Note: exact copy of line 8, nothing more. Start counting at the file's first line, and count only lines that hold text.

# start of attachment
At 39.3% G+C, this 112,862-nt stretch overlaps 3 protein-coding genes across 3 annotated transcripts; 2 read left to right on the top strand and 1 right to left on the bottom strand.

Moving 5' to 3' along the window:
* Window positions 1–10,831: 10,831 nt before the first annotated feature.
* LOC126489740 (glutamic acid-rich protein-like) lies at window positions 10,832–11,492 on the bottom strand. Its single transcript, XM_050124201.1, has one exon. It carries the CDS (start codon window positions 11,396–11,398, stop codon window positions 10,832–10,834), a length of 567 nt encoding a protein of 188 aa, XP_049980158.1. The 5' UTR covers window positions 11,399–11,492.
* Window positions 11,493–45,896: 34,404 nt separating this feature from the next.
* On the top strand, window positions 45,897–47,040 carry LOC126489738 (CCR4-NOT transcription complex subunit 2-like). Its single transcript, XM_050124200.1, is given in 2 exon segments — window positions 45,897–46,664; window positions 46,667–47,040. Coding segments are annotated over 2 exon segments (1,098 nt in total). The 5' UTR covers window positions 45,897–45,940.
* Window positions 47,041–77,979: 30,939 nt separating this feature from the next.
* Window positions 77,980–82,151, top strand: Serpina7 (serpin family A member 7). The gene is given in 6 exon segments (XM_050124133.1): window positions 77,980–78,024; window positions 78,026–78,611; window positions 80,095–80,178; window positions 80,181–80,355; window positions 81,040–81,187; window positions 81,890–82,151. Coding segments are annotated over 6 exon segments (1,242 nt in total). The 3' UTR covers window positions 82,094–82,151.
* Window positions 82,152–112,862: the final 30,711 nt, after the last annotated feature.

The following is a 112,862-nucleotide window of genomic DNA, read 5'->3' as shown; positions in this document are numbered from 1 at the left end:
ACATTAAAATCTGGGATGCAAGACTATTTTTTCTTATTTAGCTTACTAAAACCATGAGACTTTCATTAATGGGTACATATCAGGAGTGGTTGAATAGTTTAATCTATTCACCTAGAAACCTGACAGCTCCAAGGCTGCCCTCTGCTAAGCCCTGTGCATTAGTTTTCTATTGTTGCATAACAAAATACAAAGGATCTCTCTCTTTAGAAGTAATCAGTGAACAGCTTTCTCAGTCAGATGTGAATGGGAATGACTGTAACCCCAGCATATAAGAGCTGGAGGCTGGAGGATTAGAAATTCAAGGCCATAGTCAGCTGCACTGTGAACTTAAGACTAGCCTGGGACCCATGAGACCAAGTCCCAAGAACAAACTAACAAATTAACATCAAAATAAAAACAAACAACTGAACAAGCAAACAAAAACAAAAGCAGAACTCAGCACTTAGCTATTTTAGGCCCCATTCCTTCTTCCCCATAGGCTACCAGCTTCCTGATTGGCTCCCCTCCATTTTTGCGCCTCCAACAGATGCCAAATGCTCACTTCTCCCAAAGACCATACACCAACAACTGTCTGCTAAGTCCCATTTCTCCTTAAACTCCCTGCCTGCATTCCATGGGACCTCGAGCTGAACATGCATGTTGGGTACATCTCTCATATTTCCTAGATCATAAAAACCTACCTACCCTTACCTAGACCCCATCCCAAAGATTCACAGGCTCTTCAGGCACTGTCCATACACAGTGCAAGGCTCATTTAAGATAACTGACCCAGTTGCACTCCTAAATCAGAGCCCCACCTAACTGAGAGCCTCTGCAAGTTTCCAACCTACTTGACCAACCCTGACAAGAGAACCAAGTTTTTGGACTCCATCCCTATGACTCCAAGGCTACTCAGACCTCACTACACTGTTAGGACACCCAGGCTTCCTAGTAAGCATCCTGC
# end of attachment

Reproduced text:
* Window positions 77,980–82,151, top strand: Serpina7 (serpin family A member 7). The gene is given in 6 exon segments (XM_050124133.1): window positions 77,980–78,024; window positions 78,026–78,611; window positions 80,095–80,178; window positions 80,181–80,355; window positions 81,040–81,187; window positions 81,890–82,151. Coding segments are annotated over 6 exon segments (1,242 nt in total). The 3' UTR covers window positions 82,094–82,151.